Last couple of years (since 30 started looming in the horizon, and beyond), birthdays have been a bothersome event. I try to bury my head under the pillow and stay that way for the majority of the day. When I was younger, I asked friends to not bother, because my birthday could not in any way keep up to my expectations of it. That hasn’t changed. It has been easier to lower expectations by not giving myself any chance at all. The last two have been particularly poignant in hindsight, as subsequent interviews have revealed my birthday as the last day of the relationship.
Away from nostalgia and on to the present year. On the evening before the day, a Saturday night, the best friend invited a small party of ex-colleagues. There was cake, there was alcohol, there was food. And we had just set up our home studio, with the lights and the screen. I had shaved after weeks for the event, hurriedly and in broad strokes. It was a pleasant evening, where we managed a couple of pictures with the crowd, the first few clicks in such a condition.
The next day, on my birthday, I rode my Bullet out to Ameet’s place again. I was wearing a new light blue shirt gifted to me by the sis. Mom had got me my new pair of glasses, the older ones having resigned from the agony of service only a week ago. Managed a nifty discount on it as well, having caught the sale on it’s last evening. Decked up as one way to differentiate the day from the 364 others.
Rain arrived on the highway. It had been a cloudy but dry June and July so far in Bangalore. Not as much as a drop of rain as heavy, grey and pregnant clouds speed up across the horizon to faraway lands. Getting caught in that sudden downpour at a traffic light was completely unexpected. And then, maybe not. Reaching Ameet’s house later, I realized it had not rained a drop in the surroundings, barely 5 kms away from where I got caught in my birthday finery. Back home, another five kms from the spot, was dry as well. Ah well.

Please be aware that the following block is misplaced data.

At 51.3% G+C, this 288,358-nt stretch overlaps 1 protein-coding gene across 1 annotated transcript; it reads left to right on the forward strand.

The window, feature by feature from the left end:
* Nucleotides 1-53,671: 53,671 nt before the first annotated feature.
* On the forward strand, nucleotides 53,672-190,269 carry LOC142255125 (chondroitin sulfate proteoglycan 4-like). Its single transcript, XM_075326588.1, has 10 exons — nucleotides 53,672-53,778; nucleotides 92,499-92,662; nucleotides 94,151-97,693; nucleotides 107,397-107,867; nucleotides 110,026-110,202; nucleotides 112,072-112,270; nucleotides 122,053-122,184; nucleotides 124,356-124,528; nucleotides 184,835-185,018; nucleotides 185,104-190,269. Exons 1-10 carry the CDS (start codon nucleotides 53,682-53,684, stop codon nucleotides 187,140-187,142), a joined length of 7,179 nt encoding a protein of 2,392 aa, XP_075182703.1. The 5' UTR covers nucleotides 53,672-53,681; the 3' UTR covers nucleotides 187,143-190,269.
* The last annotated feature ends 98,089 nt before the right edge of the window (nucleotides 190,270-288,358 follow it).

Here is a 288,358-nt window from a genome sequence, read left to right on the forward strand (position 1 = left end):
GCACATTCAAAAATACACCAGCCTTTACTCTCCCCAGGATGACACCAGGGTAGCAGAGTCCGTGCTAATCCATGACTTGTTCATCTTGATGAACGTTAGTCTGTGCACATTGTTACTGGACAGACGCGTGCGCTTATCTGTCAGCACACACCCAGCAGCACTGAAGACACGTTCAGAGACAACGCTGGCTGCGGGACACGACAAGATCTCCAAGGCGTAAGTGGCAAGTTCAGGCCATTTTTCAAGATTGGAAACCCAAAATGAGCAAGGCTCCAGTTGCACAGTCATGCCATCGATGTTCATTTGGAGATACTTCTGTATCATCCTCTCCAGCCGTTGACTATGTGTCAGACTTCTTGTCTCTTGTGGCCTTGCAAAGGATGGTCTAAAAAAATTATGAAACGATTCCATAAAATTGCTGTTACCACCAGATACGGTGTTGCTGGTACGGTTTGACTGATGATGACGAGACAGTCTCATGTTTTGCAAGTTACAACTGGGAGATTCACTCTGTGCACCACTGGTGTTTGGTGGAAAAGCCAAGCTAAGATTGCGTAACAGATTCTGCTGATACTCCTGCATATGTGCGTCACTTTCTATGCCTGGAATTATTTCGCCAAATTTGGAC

Ameet handed me a towel and a tee shirt, couple of sizes too big, belonging to his dad. After the customary lighting up, we decided to take pictures. Of Ameet. He’s been a professional model, and has a calm sensibility towards facing the camera. Also, a quirky respect for the prop. The hat was his.
It has been learning on the fly as far as clicking and making pictures is concerned (having touched a DSLR for the first time in January this year), and a staccato learning curve at that. It still however, provides the sort of comfort that writing brings. In a much more understated way.
I have been facing a sun-allergy resulting in patches and scratches since I have moved to Bangalore, and dedicated carelessness has seen to ensure my 32 year old skin as some of the worst specimen I have sported over the years. The ungainly patches are above an eyebrow, under the chin, on the neck, all over the arms, anything that has been exposed to the sun. Extreme sloth has contributed to lesser and lesser pictures of the self, an anodyne approach at best.
But one has an archaeologist’s approach for documentation. A narcissism that is based on nothing apart from existing.
Hence, it didn’t take long for me to stand under the lights, hats having changed heads. Seeing myself for the first time in that hat immediately kindled thoughts of The Greek, however subsequent comments have made a less generous comparison (lack of exposed canvas?). Lots of pictures were clicked with a little bit of left and a little bit of right, and look up at the light and Bhaiyaji, ishmile pleej. The above was my favorite.
Not much for a birthday story, is it now? But it is thirty two. Much has been unsure about my perspective of the world in the previous half of the year, aided with an all out hibernation and a refusal to think. None of it has been pretty, and even now, as I write this, anticipation is not a pleasant feeling.
Seeing a picture of myself, which is fresh, hopeful and theatrically confident, without hiding the crooked smile and warts and all, on my 32nd birthday feels good. It feels good that friends who have known me all these years in such different circumstances, have sat across a different face every time have looked at it and acknowledged growing up.
There must be a genetic meaning to it.